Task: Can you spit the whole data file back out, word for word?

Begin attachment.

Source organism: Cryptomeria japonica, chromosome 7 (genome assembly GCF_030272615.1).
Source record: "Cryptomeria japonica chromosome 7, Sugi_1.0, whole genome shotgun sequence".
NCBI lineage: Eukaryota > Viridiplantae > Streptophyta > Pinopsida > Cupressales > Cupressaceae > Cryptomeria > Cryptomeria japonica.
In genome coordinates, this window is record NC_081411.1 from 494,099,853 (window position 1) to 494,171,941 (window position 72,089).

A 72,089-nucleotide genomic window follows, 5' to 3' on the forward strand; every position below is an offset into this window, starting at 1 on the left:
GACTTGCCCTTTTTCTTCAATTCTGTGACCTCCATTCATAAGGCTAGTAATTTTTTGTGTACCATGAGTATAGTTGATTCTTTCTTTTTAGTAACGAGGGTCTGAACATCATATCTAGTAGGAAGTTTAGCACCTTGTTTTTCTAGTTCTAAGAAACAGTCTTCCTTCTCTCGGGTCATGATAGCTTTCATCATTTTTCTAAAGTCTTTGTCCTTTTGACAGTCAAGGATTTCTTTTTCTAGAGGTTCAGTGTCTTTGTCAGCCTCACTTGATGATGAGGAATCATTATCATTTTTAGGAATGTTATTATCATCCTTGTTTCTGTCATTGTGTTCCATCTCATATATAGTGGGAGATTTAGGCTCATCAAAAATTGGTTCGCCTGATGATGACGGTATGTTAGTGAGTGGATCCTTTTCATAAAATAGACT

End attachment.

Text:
Source organism: Cryptomeria japonica, chromosome 7 (genome assembly GCF_030272615.1).
Source record: "Cryptomeria japonica chromosome 7, Sugi_1.0, whole genome shotgun sequence".
NCBI lineage: Eukaryota > Viridiplantae > Streptophyta > Pinopsida > Cupressales > Cupressaceae > Cryptomeria > Cryptomeria japonica.
In genome coordinates, this window is record NC_081411.1 from 494,099,853 (window position 1) to 494,171,941 (window position 72,089).

A 72,089-nucleotide genomic window follows, 5' to 3' on the forward strand; every position below is an offset into this window, starting at 1 on the left:
GACTTGCCCTTTTTCTTCAATTCTGTGACCTCCATTCATAAGGCTAGTAATTTTTTGTGTACCATGAGTATAGTTGATTCTTTCTTTTTAGTAACGAGGGTCTGAACATCATATCTAGTAGGAAGTTTAGCACCTTGTTTTTCTAGTTCTAAGAAACAGTCTTCCTTCTCTCGGGTCATGATAGCTTTCATCATTTTTCTAAAGTCTTTGTCCTTTTGACAGTCAAGGATTTCTTTTTCTAGAGGTTCAGTGTCTTTGTCAGCCTCACTTGATGATGAGGAATCATTATCATTTTTAGGAATGTTATTATCATCCTTGTTTCTGTCATTGTGTTCCATCTCATATATAGTGGGAGATTTAGGCTCATCAAAAATTGGTTCGCCTGATGATGACGGTATGTTAGTGAGTGGATCCTTTTCATAAAATAGACT